Parque Nacional Iguazú (Argentina)

Created in 1934, the park extends over an area of 67,000 ha of dense subtropical rainforest. There is excellent access to the falls themselves from various angles and along two further trails that wind through the forest to give you an experience of the wildlife.

Park information

The park is open every day of the year: 1 April to 30 September from 0800-1800, and 1 October to 31 March from 0730-1830. Get your ticket stamped as you leave for half-price entry the next day.

There's an excellent visitor centre with information and photographs of the flora and fauna, and the history of the area from the earliest settlers. Opposite, you'll find plenty of places to eat in the Patio de Comidas, including a pizzeria, parrillaand snack bar. As you walk towards the barriers where you pay the entry fee, there are excellent souvenir shops selling both commercial souvenirs and local Guaraní handicrafts (note that these are cheaper when bought from the Guaraní people themselves, just inside the entrance).

The guardería (ranger station) is next to the Estación Cataratas, on the way to the Circuitos Inferior and Superior. The guardaparquesare hugely knowledgeable about the park and will give you detailed information on wildlife and where to spot it, and will even accompany you if they're not too busy. They also hand out a helpful leaflet with a clear map of the park, and another in English, Birds of Iguazú.

Wildlife

You'll see amazingly rich wildlife whatever time you visit the park: there are more than 430 species of birds, 70 species of mammals and over a hundred species of butterflies. But you'll need to come in the early morning or late afternoon to stand a good chance of seeing the more elusive species: pumas and tapirs. Look out for restless and curious brown capuchin monkeys, seen in groups of around 20, howler monkeys and friendly coati with their striped tails. Toucans are ubiquitous, with their huge orange cartoon beaks, and also the curious plush crested jays, black with pale yellow breasts, who can be seen perched inquisitively around the park's restaurants. You'll also see two kinds of vultures wheeling above the falls themselves, both with fringed wing tips: the red-headed turkey vulture, and the black vulture whose wing tips are white. You should spot blue-winged parakeets, the red-rumped cacique which builds hanging nests on pindo palms, and fruit-eaters like the magpie tanager and the colourful purple- throated euphonia. The butterflies are stunning: look out for electric blue morphobutterflies, as big as your hand, the poisonous red and black heliconius, and species of Papilionidaeand Pieridae, with striking black and white designs.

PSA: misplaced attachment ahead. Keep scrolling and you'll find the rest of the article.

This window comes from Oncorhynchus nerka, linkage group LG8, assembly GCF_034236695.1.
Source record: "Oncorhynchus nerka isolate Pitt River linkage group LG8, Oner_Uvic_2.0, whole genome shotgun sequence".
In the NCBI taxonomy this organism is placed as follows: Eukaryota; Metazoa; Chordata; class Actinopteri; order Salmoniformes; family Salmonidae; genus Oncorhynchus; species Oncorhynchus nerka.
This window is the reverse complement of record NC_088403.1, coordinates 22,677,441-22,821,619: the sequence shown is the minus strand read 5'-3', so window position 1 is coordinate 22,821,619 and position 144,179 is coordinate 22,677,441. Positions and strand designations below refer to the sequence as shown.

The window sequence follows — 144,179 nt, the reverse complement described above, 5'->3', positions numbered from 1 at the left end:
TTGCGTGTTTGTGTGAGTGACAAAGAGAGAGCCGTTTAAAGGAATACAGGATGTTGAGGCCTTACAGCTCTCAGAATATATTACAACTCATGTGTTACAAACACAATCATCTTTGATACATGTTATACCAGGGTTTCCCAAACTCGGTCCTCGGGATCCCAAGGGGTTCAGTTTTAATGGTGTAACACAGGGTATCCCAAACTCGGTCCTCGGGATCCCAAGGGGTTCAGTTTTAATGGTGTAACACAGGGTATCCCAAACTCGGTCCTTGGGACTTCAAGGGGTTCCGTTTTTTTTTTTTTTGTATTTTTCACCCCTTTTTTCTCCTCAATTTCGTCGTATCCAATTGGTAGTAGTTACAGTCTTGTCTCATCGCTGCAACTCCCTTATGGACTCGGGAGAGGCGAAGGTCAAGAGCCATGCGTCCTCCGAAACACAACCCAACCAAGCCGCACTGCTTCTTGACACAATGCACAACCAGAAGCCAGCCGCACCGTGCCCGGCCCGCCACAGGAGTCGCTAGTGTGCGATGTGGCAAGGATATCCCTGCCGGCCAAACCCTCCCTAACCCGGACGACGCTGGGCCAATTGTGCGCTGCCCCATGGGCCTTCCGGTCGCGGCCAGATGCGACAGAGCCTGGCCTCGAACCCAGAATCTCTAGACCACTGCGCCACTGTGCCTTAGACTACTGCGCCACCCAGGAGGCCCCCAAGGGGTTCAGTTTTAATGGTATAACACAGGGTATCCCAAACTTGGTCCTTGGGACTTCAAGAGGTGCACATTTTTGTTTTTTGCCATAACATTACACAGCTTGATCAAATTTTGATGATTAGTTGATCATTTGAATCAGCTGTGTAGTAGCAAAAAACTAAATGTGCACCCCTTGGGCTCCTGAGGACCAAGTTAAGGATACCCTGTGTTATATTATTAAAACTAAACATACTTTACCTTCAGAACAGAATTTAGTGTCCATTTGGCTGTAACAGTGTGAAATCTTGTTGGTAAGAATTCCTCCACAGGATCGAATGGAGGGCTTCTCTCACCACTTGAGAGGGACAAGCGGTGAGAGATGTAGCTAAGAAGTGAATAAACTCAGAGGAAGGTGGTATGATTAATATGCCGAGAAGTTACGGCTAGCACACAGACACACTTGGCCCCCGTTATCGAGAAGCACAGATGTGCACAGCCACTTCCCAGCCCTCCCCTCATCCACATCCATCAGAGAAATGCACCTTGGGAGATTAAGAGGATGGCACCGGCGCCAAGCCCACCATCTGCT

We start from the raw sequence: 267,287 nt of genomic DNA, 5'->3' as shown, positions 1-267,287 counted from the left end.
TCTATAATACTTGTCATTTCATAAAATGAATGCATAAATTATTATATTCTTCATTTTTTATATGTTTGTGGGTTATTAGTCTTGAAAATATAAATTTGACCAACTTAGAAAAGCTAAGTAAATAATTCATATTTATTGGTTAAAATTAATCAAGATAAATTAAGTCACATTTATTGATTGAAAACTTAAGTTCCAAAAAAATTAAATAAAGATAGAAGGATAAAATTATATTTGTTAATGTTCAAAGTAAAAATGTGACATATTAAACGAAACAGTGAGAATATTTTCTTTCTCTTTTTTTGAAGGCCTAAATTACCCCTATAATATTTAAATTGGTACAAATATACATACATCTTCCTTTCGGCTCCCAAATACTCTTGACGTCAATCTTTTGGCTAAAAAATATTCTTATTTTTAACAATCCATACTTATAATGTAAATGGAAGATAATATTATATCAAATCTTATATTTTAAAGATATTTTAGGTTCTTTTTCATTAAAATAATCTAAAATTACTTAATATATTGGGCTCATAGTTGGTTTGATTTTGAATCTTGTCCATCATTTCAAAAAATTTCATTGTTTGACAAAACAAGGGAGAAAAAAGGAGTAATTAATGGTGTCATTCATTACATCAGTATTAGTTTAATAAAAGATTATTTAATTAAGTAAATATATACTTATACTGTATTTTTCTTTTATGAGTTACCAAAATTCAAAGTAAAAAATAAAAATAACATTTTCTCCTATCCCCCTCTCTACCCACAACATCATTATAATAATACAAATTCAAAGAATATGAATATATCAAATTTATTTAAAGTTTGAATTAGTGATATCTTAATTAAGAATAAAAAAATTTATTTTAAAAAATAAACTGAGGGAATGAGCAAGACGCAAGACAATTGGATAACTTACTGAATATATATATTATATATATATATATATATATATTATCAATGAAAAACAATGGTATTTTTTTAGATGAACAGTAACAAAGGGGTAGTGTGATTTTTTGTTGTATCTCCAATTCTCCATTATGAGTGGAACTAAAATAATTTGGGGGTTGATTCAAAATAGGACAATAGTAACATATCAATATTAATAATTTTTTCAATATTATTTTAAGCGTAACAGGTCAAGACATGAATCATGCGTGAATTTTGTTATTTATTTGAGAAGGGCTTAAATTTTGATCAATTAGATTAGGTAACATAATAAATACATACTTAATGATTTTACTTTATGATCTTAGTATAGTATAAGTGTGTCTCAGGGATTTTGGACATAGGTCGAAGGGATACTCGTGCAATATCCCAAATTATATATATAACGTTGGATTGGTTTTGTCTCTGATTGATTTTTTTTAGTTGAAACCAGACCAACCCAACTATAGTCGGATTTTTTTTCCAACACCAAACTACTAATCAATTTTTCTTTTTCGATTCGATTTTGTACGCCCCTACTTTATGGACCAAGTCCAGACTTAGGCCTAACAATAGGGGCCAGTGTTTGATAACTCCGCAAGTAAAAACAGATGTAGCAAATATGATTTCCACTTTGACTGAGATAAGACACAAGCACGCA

Trails

Garganta del Diablo

From the visitor centre a mini-train (free), the Tren de la Selva, whisks visitors on a fantastic 25-minute (2.3 km) trip through the jungle to Estacíon Garganta, from where it's a 1-km easy walk along boardwalks (fine for wheelchairs) across the wide River Iguazú to the park's centrepiece, the Garganta del Diablo falls.

Circuito Inferior and Circuito Superior

There are excellent views of the wider range of falls, from Salto San Martín to Salto Dos Hermanos, from the two well-organized trails along sturdy catwalks: the Circuito Superior(650 m) and Circuito Inferior(1400 m), both taking around 1½ to two hours to complete.

Start with the Circuito Superior, a level path which takes you along the western-most line of falls - Saltos Dos Hermanos, Bossetti, Bernabé Mendez, Mbigua (Guaraní for cormorant) and San Martín - allowing you to see these falls from above. This path is safe for those with walking difficulties, wheelchairs and pushchairs, but you should wear supportive, non-slippery shoes.

The Circuito Inferior takes you down to the water's edge via a series of steep stairs and walkways with superb views of both San Martín falls and the Garganta del Diablo from a distance, and then up close to Salto Bossetti. Wheelchair users, pram pushers, and those who aren't good with steps should go down by the exit route for a smooth and easy descent. There's a café on the way down and plenty of shade. You could then return to the Estación Cataratasto take the train to Estación Garganta and see the falls close up from above.

Isla San Martín

An optional extra hour-long circuit is to take the free two-minute ferry ride at the very bottom of the Circuito Inferior, which crosses to the small hilly island of Isla San Martín where two trails lead to miradores (viewpoints): take the right-hand path for good close views of the San Martín Falls and straight ahead to Salto Rivadavia, or left for a longer walk to the same place. Bathing on the beach here is strictly speaking not allowed, but there are usually a few Argentines sunning themselves. Note that both the paths down to the ferry and up on to the miradores on the island are very steep and uneven.

Alternative trails

The park offers two more trails through the forest which allow you to get closer to the wildlife: the Macuco Nature Trail allows you to see particularly superb bird life, 7 km return, (allow six hours) is a magnificent walk down to the river via a natural pool (El Pozón) fed by a slender, ice-cold, 20-m-high waterfall Salto Arrechea. This is a good place for bathing (and the only permitted place in the park), and the walk is highly recommended. See the helpful leaflet in English produced by the Iguazú National Park: Macuco Nature Trail. The first 3 km are easy but the next 150 m are more challenging, as the path descends steeply, before the final easy 200 m; the elderly and children may find this route tough.

This is edited copy from Footprint Handbooks. For comprehensive details (incl address, tel no, directions, opening times and prices) please refer to book or individual chapter PDF
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